Exxon/Mobil admits that fossil fuels are risky
Exxon warns investors of climate risk. When Exxon/Mobil admits that fossil fuels are risky, that’s saying A LOT. Our nation’s largest oil company’s board evaluated climate change as a significant business risk. This risk is on par with operational, strategic, and financial risks that are usually taken into account when apprising a company’s future profitability.
Exxon wrote off 26 billion in 2020
The pandemic showed the company what a decline in oil and gas demand looks like. The picture wasn’t pretty with Exxon writing down the value of its property, plants, and equipment by nearly 26 billion in 2020. That is more than a 10% correction. For 2020, Exxon had the worst financial performance in 40 years. Other fossil fuel giants like Chevron lost money too.
For a fossil fuel giant to admit to this kind of risk is a telling about-face. It’s clear the recent board “shake-up” at Exxon has resulted in a shake-up for the entire industry. Their admission to lower returns for investors is a shot off the bow signaling rough waters ahead. However, risk is something corporate understands and the pandemic gave them enough taste of what’s coming to see the need to communicate something they’ve not admitted to – climate change risk.
Exxon board calls for unprecedented collaboration
With the addition of a new activist board member in June 2021, Exxon’s statement of risk included a need for unprecedented collaboration among governments, private companies, consumers and other stakeholders to create meaningful solutions that will meet the world’s increasing demand for affordable and reliable energy.
This Bloomberg article discusses the role of the Exxon board when shareholders went against Exxon and supported the disclosure of political- and climate-lobbying activities. With a new board member vying for a seat, the old guard cast typical warnings about adopting an outsider which would “derail our progress and jeopardize your dividend.” Activist investing is a new and very influential quest for power and influence.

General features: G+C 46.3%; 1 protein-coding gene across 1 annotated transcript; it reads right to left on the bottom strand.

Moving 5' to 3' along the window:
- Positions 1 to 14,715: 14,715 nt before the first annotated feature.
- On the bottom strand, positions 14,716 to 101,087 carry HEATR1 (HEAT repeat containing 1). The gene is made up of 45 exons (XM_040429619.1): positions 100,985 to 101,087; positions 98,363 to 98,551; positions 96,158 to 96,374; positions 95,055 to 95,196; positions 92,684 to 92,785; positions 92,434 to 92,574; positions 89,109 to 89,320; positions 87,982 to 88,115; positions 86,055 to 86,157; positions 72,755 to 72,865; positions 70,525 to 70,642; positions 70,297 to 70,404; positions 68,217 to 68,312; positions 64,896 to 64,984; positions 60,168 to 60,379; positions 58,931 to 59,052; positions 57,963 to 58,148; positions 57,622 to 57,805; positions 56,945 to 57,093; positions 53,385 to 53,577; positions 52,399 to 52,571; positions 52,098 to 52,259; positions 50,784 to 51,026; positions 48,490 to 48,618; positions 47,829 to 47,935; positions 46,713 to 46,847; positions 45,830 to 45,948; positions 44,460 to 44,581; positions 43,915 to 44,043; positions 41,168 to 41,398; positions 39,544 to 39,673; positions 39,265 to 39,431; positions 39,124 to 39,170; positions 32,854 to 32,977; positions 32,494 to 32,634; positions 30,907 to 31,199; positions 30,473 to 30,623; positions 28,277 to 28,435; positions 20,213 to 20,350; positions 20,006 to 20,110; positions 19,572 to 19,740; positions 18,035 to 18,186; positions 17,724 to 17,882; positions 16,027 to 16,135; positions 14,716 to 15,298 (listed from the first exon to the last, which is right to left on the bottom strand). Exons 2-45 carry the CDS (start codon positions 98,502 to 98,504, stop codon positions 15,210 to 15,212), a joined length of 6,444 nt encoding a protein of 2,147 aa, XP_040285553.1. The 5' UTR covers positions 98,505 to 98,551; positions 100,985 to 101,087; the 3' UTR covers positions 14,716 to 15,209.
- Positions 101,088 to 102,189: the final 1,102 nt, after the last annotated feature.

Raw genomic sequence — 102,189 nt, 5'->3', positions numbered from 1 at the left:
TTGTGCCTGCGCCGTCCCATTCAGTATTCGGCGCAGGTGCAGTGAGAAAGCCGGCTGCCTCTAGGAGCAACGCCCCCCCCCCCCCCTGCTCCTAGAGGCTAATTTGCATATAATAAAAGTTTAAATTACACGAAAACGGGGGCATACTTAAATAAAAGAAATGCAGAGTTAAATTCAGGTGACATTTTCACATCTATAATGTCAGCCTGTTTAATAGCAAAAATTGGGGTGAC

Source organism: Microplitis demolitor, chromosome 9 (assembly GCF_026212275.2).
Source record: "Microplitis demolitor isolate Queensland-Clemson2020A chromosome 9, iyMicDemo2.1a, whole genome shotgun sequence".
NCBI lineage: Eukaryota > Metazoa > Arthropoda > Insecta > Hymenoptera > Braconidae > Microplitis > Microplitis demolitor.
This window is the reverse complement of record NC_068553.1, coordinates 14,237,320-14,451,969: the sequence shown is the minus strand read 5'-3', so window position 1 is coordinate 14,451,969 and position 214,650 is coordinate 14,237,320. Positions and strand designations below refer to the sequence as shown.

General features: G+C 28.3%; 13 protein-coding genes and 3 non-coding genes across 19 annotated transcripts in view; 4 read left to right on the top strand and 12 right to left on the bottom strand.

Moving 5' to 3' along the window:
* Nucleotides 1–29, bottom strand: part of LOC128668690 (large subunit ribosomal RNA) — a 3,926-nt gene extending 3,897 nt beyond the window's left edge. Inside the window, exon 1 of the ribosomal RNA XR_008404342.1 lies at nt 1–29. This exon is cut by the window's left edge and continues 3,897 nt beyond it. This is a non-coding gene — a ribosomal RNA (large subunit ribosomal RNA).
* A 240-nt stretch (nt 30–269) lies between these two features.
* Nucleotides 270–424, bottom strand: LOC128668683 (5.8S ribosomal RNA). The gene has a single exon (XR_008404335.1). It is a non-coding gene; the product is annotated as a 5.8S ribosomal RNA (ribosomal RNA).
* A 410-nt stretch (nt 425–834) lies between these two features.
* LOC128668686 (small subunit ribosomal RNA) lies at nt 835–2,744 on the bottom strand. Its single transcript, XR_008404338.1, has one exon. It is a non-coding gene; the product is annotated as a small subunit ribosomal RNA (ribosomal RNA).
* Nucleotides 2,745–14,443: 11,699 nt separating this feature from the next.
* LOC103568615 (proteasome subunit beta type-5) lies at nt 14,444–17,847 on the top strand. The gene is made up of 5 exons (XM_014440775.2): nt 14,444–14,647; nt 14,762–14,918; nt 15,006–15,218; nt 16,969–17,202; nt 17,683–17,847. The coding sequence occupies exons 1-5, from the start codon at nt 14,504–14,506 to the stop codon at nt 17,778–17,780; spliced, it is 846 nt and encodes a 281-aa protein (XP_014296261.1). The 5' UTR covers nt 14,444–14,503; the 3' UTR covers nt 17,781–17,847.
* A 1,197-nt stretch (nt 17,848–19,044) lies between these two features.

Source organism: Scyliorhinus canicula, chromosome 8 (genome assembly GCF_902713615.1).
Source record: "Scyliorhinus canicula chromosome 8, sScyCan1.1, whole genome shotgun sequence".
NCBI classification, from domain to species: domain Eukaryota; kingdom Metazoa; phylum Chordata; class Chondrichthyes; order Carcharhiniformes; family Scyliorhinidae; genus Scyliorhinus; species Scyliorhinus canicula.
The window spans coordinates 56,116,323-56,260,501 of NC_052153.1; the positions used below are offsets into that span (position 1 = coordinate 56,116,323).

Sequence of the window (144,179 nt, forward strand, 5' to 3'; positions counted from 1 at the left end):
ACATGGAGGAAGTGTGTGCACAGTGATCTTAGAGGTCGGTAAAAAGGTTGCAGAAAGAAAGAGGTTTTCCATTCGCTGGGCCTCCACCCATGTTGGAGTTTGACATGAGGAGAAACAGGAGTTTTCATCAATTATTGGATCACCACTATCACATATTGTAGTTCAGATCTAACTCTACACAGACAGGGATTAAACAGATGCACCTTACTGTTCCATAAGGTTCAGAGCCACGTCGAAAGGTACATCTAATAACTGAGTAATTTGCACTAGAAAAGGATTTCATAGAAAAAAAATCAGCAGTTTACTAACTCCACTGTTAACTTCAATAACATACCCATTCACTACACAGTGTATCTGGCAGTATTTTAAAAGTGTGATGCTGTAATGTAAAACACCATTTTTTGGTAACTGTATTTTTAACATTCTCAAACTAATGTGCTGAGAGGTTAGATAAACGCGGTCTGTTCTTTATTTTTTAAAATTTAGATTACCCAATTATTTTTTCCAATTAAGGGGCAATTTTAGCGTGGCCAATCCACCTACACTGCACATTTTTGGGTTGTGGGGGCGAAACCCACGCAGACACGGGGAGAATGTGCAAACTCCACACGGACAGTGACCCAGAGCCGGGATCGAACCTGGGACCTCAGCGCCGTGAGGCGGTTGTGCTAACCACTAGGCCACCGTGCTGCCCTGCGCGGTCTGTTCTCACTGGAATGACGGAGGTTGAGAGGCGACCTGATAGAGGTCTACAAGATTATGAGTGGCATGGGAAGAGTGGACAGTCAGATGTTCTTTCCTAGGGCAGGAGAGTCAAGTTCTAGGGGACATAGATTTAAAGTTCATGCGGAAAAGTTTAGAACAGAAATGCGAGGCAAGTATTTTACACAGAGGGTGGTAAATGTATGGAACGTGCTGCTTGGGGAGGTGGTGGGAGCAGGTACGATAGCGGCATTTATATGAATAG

The 3 D’s are impacting oil
Yale Environment 360 asked the question in a June 2021 article, “Amid Troubles for Fossil Fuels, Has the Era of ‘Peak Oil’ Arrived?” If that’s the case, then 2019 was THE year for peak oil.
What are the 3 D’s contributing to peak oil? Decarbonization; Deflation of demand; and a desire to Detoxify our air.
Oil consumption likely will decline over the next few decades. Losses and risk like this pose a large setback for big oil companies. Cars and trucks consume almost a half of the world’s oil. However, the trends will only continue to crimp their financials. The pandemic, changes to commutes, regulatory pressures, and the rapid transition to electric vehicles.
Stop drilling now to meet 2050 net-zero targets
A respected energy authority warned that 2020 was THE year the world would need to stop drilling for new oil and gas wells in order to meet net-zero emissions targets set for 2050.
Hang on… this transition to a lower-carbon emissions future will be a wild ride. What matters most now is what we do about this inevitable transition to cleaner energy. Go COP26 – this is where that cooperation happens. And its possible that these energy companies will lead the way – if they get smart about the risk and help to fuel that transition.
Peak Sustainability Group coaches businesses and municipalities on ways to lower their carbon footprint. We also work with businesses seeking to implement sustainability into their operations.